Another Brick in the Wall
My step counter app crashed. The distance I walked in New York City on Sunday, June 30, exceeded the steps I had taken over the last month. (Note to self—go to NYC more often, so you know when to turn left and when to turn right at intersections.)
After getting up at 5 a.m. that morning to be ready for the bus taking a full load of us to the Pride Parade, I was on my way to the Stonewall 50 version. In this intimate gathering of five million people, a few friends and I stood in the sun waiting—and waiting—for the parade to begin. My supply of water disappeared much quicker than my thirst.
However, it was all worthwhile to watch the parade of humanity pass along the street. Chicks on bikes, drag queens strutting along, balloons tied together in the shape of the numbers 5 and 0, persons representing every L and G and B and T and Q walking proudly down the street.
Ninety minutes later, I was ready to sit down and give my trusty feet a break. Having consumed a delicious meal at Foragers Restaurant, I was ready to reboot the step app and make my way to the Stonewall Inn and its corresponding monument, where it all began 50 years ago.
The friends who accompanied me along this trek were as eager as I was to pay homage to the home of gay rights. We had to stay in touch by phone several times to find each other. Though we attempted to stay together, it was all too easy to stop and people watch or chat with some friendly Prider, and suddenly we were separated once again.
We were finally within striking distance of the Stonewall Inn. But what was that line of people wrapped around the block? Oh—it was the line to get inside! Well, okay, we could forsake sitting at the bar for sitting at the Stonewall monument. We went through the gauntlet of a crush of people coming opposite our destination in order to get closer to the monument. “Officer, what do you mean, we cannot go down this street to get to the monument? We have to get there! It is our civic duty to have our picture taken at the monument. Our Facebook posts will not be complete without this picture!”
Reality finally set in and we begrudgingly accepted the fact that neither the Stonewall Inn nor monument were ours for this particular day. Now, we have HOW many blocks to walk back to meet our bus? One foot in front of the other, one foot in front….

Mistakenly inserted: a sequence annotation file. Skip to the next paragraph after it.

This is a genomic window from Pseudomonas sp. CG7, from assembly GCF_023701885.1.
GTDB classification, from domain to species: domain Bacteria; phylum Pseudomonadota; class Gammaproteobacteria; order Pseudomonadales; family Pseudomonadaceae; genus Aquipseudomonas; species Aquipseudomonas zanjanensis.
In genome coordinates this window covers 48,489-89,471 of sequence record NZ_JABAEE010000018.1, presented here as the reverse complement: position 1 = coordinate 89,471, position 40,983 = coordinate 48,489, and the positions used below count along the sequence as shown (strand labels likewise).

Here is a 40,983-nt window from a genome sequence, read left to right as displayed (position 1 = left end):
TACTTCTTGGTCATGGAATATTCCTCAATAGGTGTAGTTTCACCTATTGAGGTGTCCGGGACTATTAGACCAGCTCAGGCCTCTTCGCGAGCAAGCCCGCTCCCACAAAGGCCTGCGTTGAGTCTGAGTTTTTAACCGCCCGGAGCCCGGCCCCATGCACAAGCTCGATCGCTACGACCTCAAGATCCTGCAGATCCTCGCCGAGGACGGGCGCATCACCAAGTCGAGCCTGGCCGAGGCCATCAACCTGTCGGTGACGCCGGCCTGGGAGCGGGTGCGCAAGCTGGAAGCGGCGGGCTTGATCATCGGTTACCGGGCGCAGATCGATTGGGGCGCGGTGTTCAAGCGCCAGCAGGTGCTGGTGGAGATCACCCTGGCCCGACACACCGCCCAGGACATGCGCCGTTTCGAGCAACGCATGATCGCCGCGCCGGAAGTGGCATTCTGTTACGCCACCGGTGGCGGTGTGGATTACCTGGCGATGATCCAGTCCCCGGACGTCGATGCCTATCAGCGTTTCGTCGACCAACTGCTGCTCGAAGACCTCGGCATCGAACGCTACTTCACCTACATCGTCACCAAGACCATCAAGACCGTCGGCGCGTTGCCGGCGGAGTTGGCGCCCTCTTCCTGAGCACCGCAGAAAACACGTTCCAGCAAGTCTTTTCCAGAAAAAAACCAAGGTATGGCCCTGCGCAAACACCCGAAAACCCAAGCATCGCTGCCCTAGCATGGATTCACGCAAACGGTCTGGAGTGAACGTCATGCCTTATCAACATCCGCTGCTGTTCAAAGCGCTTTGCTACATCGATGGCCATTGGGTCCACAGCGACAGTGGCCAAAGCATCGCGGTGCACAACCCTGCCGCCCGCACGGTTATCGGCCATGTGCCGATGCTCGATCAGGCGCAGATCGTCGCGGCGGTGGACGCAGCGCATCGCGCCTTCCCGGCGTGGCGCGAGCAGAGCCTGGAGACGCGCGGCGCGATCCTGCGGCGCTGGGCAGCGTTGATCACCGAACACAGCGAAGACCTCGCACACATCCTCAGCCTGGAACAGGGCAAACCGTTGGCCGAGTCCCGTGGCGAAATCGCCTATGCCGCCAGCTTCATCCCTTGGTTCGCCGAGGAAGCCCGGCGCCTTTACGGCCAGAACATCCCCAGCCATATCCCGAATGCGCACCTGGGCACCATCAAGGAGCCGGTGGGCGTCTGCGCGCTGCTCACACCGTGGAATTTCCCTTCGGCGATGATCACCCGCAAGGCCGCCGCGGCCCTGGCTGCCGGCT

As our fellow passengers gathered on the street waiting for our bus to arrive, we compared notes on what we saw, who we saw, where we stood for the parade, and what our favorite encounters were. I was satisfied that my friends and I had gotten our money’s worth on this trip from Rehoboth. This was Stonewall, 2019.
Then there was Stonewall, 1969. It was quite a different era for the gay world. Because it would cost them their careers, their (hetero) marriages, and sometimes their very lives, many gay people found support, camaraderie, and solace at gay bars. Larger cities like New York provided better cover than the dives in rural and small towns across this country. The police felt it was their duty to raid gay bars and arrest a dozen or so attendees, then lay low for another week or two before the next raid. The police took too much pleasure in clubbing their queer subjects. At this time, queer was a much more pejorative term than today.
But suddenly things changed. Enough was enough. It was time to do something about the constant harassment and quite unnecessary raids. The LGBTQ community was not the sick, mentally disturbed people the straight world claimed they were. They were not criminals. They fought back. The “fairies” had never before given resistance to police action, but this time they did.
Back to 2019. This straight writer is adamant about not only being an ally for the LGBTQ spectrum, but being an advocate. For those who have read previous “Straight Talk” columns, take note that I usually write in third person, avoiding direct personal commentary. This time it is different.
My support for and advocacy of LGBTQ rights IS very personal. My best friends are LGBTQ. My heart is with them in any hurdles they may encounter as they attempt to live their lives.
Stonewall Inn is the symbol of gay rights and gay acceptance and participation in the normal life of any person in this country. I am adding another brick in the wall of StoneWALL Inn. I am usually not one for walls, but Stonewall, here I am! And I hope to actually see it next time! ▼
David Garrett is a straight advocate for equality and inclusion. He is also the proud father of an adult transdaughter.